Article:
Saturday, April 10, 2010

Jimi Hendrix: Valleys of Neptune

Jimi Hendrix Valleys of Neptune is a mystic experience for the initiated. First of all, this is not a bootleg or a compilation of already available material. It is all new unheard takes on vintage tracks. Some of the tracks have been added to later but much of it is the original experience. One does get a bit of Noel Redding and a bit of Billy Cox, and you can distinctly make out how they held Hendrix differently with their lines and their rhythm. Most of the tracks are structured more like a studio jam session than as cuts for an album release and therein lies the magic. Hendrix is absolutely relaxed and absorbed, and the band backs him up with perfect balance.

If you are a Hendrix head, you will have already got your hands on this album. There is a lot of Hendrix lore in the tracks, and one has to listen to the opening bars of a song to realize that it is an earlier version of a song in the making. The time of this recording is also significant as it captures the evolution of the experience and how they shaped the unique sound that they came to be known for in the course of time.Valleys Of Neptune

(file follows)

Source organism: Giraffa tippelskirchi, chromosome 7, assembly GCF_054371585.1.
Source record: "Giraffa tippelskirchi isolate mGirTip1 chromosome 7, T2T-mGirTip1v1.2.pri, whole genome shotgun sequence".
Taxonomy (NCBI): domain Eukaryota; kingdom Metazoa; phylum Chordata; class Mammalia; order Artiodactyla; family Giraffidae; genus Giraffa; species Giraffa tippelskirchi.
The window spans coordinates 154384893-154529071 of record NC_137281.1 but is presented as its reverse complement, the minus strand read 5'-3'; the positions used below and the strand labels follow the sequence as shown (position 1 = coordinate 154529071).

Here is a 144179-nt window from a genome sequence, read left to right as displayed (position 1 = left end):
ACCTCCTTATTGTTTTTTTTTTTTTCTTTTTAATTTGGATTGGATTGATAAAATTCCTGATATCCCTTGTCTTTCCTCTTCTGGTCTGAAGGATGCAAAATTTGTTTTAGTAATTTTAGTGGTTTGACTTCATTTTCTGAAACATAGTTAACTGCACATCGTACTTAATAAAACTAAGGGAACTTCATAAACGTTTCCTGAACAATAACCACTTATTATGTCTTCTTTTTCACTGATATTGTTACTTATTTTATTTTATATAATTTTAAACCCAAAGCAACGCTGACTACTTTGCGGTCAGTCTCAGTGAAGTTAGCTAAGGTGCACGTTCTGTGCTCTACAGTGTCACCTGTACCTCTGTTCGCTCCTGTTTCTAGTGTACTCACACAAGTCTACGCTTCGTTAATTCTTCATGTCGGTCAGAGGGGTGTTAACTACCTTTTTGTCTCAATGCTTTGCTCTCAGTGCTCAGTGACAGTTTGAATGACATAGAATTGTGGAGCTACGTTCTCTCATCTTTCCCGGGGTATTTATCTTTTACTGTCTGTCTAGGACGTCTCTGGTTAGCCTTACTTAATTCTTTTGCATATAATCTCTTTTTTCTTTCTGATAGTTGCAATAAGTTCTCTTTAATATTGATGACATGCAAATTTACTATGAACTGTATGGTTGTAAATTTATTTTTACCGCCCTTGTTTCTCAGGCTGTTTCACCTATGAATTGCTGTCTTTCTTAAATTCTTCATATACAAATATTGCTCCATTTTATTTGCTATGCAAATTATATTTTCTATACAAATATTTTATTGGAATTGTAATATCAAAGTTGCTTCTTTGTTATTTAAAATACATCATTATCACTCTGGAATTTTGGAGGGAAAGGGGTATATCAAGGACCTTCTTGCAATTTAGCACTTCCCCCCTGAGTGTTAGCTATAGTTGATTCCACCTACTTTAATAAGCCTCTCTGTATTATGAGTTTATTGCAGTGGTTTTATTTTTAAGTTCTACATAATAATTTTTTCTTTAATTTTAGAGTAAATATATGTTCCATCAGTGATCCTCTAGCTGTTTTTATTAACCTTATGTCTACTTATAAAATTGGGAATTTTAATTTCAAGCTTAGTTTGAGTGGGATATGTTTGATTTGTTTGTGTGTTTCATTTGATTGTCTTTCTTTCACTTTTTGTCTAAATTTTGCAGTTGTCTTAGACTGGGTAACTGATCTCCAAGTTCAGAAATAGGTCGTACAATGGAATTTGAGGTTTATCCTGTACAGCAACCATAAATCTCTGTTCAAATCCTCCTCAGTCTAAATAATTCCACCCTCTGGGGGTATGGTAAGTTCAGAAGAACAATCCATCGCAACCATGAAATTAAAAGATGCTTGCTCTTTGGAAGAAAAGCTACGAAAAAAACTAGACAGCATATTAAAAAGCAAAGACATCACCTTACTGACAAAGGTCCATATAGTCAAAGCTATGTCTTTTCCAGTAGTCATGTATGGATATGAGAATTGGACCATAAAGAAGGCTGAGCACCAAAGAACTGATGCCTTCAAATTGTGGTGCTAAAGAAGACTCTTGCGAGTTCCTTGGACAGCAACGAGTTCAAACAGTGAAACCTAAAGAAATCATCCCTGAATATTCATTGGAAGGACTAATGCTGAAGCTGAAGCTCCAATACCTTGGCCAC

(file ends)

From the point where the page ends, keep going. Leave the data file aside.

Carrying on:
If you are not a student (or stalker) of our man, you will wonder what is special about this album. For one, you have never heard sunshine of your love played the way it is played on this release. Clocking at under 7 minutes, t is electrifying and keeps you on your toes to see where it goes. Hear My Train a Comin is another fabulous rendition. Mr. Bad Luck (Look over yonder) is smooth and rocking at the same time. Valleys of Neptune is a beautiful track too. The Stone Free version here is going to interest the fan, the musician and the first time listener.

Overall, a brilliant release. It will be waking you up for a while to come.


  1. Anonymous12:20 PM

    I enjoyed this review. But my thoughts on sunshine of your love are a little different. I think this take shows up what an average bass player Noel was. In this jam he is thrown a solo, and the results are underwhelming. You can only imagine what Jack Bruce might have done at that moment. I've been listening to Billy Cox on First Rays of the New Rising Sun this week. His riffs are really interesting and well executed. Overall I think Noel was very lucky to have shared a stage with Jimi, and that he should have been more respectful of the opportunity fate handed him in return for nothing more than a lot of hair. His singing was also poor. Que sera. Tenpasteight

  2. I quite agree that the manning of the experience had different levels of tightness with changes, and my across-artists favorite of sunshine is actually the early yardbird renditions.

    What are your faves?


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